Upcoming events hosted by or involving Genetics Otago will be listed here. Please check back regularly for updates. A calendar of events that may be of interest to our members can be found at the bottom of this page and in the sidebar of other pages on this site, please note that this includes events hosted outside of Genetics Otago.
VISG Seminar Series
The Virtual Institute of Statistical Genetics (VISG) Hub is a key part of Genetics Otago, providing a platform for researchers to collaborate and exchange knowledge and expertise in statistical genetics. The VISG Hub hosts seminars, workshops, and other events to promote statistical genetics research and foster collaboration between researchers.
We’re excited to announce our monthly genetics research seminars, aimed at connecting researchers in the field. The seminars will commence in May 2023 and will be hosted by GO’s Virtual Institute of Statistical Genetics (VISG) Hub along with the Department of Mathematics and Statistics at the University of Otago. These seminars will be available in person or via Zoom, and all are welcome.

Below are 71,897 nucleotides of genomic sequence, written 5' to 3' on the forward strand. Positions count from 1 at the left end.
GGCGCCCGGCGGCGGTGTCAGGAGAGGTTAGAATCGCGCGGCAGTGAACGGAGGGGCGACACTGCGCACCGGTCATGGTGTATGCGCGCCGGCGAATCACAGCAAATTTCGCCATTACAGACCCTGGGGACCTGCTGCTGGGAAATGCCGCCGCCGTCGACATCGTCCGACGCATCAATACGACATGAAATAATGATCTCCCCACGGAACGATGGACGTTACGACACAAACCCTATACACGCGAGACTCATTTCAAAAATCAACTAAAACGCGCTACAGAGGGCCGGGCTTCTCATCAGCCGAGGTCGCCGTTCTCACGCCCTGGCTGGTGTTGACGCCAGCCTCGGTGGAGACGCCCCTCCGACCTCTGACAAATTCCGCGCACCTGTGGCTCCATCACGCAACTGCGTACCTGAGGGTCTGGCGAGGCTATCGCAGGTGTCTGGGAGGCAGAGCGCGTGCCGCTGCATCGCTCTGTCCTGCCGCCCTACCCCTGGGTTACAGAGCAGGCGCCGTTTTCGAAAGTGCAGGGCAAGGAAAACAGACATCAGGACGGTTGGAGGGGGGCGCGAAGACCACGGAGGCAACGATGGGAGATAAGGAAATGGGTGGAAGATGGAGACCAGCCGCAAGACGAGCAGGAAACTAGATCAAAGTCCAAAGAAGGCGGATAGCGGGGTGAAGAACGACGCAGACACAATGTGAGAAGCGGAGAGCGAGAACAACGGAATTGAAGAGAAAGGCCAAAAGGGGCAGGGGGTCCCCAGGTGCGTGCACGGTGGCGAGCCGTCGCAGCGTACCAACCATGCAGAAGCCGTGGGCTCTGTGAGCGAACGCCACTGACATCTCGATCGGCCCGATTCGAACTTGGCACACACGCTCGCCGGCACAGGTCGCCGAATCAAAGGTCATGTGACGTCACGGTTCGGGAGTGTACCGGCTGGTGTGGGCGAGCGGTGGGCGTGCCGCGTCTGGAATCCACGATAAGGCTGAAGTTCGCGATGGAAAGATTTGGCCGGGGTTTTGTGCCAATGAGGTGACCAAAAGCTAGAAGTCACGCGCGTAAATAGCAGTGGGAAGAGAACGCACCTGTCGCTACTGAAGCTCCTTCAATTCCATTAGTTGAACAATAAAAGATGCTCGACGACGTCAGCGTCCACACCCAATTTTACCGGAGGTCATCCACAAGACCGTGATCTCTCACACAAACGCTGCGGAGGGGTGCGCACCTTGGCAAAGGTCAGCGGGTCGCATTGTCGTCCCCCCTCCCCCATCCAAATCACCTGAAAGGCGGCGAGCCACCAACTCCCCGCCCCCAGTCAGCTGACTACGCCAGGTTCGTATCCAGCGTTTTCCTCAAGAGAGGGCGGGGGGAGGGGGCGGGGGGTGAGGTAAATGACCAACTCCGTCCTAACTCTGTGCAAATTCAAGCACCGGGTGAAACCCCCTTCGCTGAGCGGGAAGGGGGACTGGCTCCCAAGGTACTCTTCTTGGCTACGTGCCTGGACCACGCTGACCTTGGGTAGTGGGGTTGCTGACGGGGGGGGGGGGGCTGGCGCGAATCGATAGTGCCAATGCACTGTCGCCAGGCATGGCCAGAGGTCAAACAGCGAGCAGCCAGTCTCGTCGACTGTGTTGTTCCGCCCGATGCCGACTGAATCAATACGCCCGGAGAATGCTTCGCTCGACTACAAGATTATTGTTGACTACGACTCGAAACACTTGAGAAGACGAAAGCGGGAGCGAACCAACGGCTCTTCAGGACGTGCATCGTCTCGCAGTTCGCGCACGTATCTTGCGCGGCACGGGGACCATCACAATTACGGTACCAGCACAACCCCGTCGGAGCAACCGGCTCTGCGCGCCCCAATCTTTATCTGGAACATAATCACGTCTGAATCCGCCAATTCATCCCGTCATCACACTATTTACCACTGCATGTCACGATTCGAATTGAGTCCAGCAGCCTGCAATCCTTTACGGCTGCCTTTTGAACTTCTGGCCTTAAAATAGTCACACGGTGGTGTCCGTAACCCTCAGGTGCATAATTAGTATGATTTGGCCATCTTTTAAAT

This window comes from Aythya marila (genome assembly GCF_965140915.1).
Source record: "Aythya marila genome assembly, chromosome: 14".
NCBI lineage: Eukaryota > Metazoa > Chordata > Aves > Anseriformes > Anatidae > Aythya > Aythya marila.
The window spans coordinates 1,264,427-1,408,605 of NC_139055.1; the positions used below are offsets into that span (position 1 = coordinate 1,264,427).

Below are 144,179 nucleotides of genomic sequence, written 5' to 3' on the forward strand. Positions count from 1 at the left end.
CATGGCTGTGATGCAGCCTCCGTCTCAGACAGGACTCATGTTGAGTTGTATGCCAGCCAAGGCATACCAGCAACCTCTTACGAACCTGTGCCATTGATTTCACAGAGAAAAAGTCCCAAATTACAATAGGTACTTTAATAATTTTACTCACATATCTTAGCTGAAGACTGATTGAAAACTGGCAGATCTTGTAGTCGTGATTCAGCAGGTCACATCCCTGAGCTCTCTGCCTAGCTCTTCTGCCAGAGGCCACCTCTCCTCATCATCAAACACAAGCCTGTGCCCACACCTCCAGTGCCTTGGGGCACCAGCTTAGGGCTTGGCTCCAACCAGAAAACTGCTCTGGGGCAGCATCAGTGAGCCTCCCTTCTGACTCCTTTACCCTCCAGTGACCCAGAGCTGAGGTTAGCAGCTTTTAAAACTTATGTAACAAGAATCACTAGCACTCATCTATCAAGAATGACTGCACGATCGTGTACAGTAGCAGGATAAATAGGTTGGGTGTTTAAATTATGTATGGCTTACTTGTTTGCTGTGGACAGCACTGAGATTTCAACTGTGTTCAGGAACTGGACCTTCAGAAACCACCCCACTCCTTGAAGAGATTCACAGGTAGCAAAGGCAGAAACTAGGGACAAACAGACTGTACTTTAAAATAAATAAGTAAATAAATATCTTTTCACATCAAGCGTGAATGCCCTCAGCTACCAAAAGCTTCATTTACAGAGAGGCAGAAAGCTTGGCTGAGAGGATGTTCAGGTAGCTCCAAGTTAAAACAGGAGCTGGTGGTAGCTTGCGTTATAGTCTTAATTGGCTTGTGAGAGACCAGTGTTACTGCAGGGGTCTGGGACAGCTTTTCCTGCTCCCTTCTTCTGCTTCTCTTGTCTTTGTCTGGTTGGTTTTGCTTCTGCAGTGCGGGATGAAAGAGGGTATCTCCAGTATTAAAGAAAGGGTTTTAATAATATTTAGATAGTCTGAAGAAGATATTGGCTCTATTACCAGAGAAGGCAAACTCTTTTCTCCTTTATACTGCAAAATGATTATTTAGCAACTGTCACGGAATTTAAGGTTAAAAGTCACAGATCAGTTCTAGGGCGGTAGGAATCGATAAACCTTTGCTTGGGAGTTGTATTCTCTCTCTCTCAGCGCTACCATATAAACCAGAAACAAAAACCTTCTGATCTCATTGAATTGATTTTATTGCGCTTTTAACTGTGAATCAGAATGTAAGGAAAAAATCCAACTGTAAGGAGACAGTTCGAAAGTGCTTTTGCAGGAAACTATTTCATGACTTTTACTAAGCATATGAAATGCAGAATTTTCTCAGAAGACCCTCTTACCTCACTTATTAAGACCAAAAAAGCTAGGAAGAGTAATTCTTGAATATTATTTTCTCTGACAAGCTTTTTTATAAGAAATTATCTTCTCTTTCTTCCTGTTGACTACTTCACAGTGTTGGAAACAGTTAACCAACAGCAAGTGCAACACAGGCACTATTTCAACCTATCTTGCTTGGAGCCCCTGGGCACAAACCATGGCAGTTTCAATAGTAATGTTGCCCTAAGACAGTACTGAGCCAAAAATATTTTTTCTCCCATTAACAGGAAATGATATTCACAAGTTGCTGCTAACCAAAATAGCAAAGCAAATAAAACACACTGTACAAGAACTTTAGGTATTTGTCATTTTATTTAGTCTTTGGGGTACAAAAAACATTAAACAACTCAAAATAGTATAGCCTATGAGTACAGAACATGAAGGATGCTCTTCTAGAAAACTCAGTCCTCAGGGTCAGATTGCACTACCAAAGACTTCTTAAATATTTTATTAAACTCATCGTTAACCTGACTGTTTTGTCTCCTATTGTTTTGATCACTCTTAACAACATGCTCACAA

Date: 3rd Thursday of the month
Time: 11:00 am – 12:00 pm
- May: Associate Professor Phil Wilcox, University of Otago
- June: Professor Mik Black, University of Otago
- July: Dr Ludovic Dutoit, University of Otago – please note that this seminar will be held on the 27th of July rather than the 20th due to ICG.
- August: Dr Setegn Alemu, AgResearch
- September: Ee Cheng Oi, Abacus Bio
- October: Franziska Weik, Beef + Lamb NZ Genetics – Cancelled
- November: Dr Jane Symonds and Dr Megan Scholtens, Cawthron – please note that this seminar will be held on the 17th of November rather than the 16th due to the Genetics Otago Annual Symposium.
If you would like the Zoom details for this event, please contact us.
The next seminar will be held on Friday the 17th of November, 11 am in Biochemistry Seminar Room G13 and will be given by Dr Jane Symonds and Dr Megan Scholtens, Cawthron Institute.
Title: Environmental resilience in aquatic species